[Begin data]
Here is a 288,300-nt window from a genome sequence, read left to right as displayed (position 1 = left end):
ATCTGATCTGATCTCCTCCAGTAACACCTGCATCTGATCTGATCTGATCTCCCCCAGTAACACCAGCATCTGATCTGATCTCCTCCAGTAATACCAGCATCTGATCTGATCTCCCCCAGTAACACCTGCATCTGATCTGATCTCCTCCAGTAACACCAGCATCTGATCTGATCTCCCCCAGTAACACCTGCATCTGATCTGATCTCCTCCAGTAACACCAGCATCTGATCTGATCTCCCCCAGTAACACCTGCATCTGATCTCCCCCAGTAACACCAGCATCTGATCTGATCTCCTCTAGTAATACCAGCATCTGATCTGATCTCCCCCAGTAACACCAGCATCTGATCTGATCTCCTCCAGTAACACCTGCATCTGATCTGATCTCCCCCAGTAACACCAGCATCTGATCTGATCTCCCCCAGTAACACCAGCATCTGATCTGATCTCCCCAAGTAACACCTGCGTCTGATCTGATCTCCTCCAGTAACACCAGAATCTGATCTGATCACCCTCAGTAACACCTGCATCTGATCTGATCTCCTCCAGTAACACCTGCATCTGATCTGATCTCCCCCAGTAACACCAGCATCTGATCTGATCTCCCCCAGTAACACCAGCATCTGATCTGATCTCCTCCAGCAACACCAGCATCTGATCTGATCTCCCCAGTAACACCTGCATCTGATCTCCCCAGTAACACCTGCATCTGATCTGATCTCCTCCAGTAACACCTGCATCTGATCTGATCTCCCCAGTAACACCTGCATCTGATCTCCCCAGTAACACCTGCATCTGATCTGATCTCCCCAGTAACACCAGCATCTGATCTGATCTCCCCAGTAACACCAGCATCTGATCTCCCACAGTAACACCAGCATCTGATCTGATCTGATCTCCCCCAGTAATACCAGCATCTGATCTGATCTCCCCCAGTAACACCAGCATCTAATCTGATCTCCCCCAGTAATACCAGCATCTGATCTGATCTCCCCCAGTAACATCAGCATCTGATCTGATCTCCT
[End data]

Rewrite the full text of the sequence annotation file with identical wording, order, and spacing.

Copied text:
Here is a 288,300-nt window from a genome sequence, read left to right as displayed (position 1 = left end):
ATCTGATCTGATCTCCTCCAGTAACACCTGCATCTGATCTGATCTGATCTCCCCCAGTAACACCAGCATCTGATCTGATCTCCTCCAGTAATACCAGCATCTGATCTGATCTCCCCCAGTAACACCTGCATCTGATCTGATCTCCTCCAGTAACACCAGCATCTGATCTGATCTCCCCCAGTAACACCTGCATCTGATCTGATCTCCTCCAGTAACACCAGCATCTGATCTGATCTCCCCCAGTAACACCTGCATCTGATCTCCCCCAGTAACACCAGCATCTGATCTGATCTCCTCTAGTAATACCAGCATCTGATCTGATCTCCCCCAGTAACACCAGCATCTGATCTGATCTCCTCCAGTAACACCTGCATCTGATCTGATCTCCCCCAGTAACACCAGCATCTGATCTGATCTCCCCCAGTAACACCAGCATCTGATCTGATCTCCCCAAGTAACACCTGCGTCTGATCTGATCTCCTCCAGTAACACCAGAATCTGATCTGATCACCCTCAGTAACACCTGCATCTGATCTGATCTCCTCCAGTAACACCTGCATCTGATCTGATCTCCCCCAGTAACACCAGCATCTGATCTGATCTCCCCCAGTAACACCAGCATCTGATCTGATCTCCTCCAGCAACACCAGCATCTGATCTGATCTCCCCAGTAACACCTGCATCTGATCTCCCCAGTAACACCTGCATCTGATCTGATCTCCTCCAGTAACACCTGCATCTGATCTGATCTCCCCAGTAACACCTGCATCTGATCTCCCCAGTAACACCTGCATCTGATCTGATCTCCCCAGTAACACCAGCATCTGATCTGATCTCCCCAGTAACACCAGCATCTGATCTCCCACAGTAACACCAGCATCTGATCTGATCTGATCTCCCCCAGTAATACCAGCATCTGATCTGATCTCCCCCAGTAACACCAGCATCTAATCTGATCTCCCCCAGTAATACCAGCATCTGATCTGATCTCCCCCAGTAACATCAGCATCTGATCTGATCTCCT